Fred Van Hove: piano, accordion; Peter Jacquemyn: double bass; Damon Smith: double bass
In a recent email exchange with Damon Smith regarding a renowned contemporaneous pianist, the shard of a somewhat polemical line remained hanging in the memory: “he doesn’t really know about Fred Van Hove”. Upon further rumination I came to realize that neither do I, in spite of having listened to inventive musicians throughout my adolescent-to-mature life. Damn, the holes in my knowledge are so many, the Belgian recusant – whose name was met hundreds of times in writing – definitely among them. So, what better occasion for deepening the aesthetic cognitions than this trio with two matter-of-fact double bassists?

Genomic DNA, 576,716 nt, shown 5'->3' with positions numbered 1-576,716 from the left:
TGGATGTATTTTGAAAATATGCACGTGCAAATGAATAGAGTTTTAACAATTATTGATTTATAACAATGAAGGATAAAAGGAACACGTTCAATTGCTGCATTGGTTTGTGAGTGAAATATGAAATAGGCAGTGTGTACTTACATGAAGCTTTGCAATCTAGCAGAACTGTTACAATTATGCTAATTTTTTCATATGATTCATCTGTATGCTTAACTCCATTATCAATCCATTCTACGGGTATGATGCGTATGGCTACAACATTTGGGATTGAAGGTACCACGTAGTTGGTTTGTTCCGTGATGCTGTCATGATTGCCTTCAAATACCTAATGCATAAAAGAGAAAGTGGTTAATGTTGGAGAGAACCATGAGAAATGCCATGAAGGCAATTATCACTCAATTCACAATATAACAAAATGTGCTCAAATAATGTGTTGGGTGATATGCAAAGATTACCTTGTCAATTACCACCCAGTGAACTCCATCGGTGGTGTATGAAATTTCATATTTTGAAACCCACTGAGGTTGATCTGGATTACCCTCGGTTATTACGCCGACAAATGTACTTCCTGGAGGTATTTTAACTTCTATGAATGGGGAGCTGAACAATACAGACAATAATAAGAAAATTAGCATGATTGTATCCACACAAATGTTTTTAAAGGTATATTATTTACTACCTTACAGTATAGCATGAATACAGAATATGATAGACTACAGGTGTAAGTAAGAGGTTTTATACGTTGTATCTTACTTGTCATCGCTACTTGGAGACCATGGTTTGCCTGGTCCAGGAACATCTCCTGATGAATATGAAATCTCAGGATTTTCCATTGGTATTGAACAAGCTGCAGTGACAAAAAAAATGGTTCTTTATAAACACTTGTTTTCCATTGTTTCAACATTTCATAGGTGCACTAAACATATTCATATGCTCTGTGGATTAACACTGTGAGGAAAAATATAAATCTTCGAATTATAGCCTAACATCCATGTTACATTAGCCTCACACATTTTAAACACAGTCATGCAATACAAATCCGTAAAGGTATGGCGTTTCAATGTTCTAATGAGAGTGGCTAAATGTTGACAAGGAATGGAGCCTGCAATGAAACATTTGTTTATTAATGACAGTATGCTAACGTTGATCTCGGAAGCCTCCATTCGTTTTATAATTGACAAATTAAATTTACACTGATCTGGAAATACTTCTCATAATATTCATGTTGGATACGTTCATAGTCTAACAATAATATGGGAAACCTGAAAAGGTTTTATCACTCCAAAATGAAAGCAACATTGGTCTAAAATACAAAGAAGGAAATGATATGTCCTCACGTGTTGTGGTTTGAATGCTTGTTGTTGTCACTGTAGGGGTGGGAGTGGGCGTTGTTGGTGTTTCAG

Recorded in 2008 at Brussels’ Archiduc, these über-flurries belong to the category of (mostly) fast instrumental burnout which, at the kickoff, sets a consenting head in the condition of stating “OK – now I’m not going to let these guys go anywhere and will manage to follow every single pitch they emit”. All it takes is, more or less, seven minutes to abandon that bully-ish intent (or, as Mike Tyson would have it, “everyone’s got a plan until they get hit”). The stuff is overwhelmingly voluminous in terms of superincumbent ramifications, and extremely rotund as far as the amassing of resounding clout is concerned. Inside, a lot happens – quick chordal commotions, intoxicated screaming, hysterical arcolepsy, infinite looking towards points of no return, Tibetan vocalizations, turbid growling, implicit dissolution of any conception related to some idea of “well-tempered” harmony. Exhilarating and ear-stuffing (with just a few instants of relative pause), the playing might not leave room for immoderate thoughts but is as democratic as a nudist beach, three bare entities roasting in the rays of a god-awful sun and spitting out swearwords by the dozen – yet still grinning. Burns longer indeed.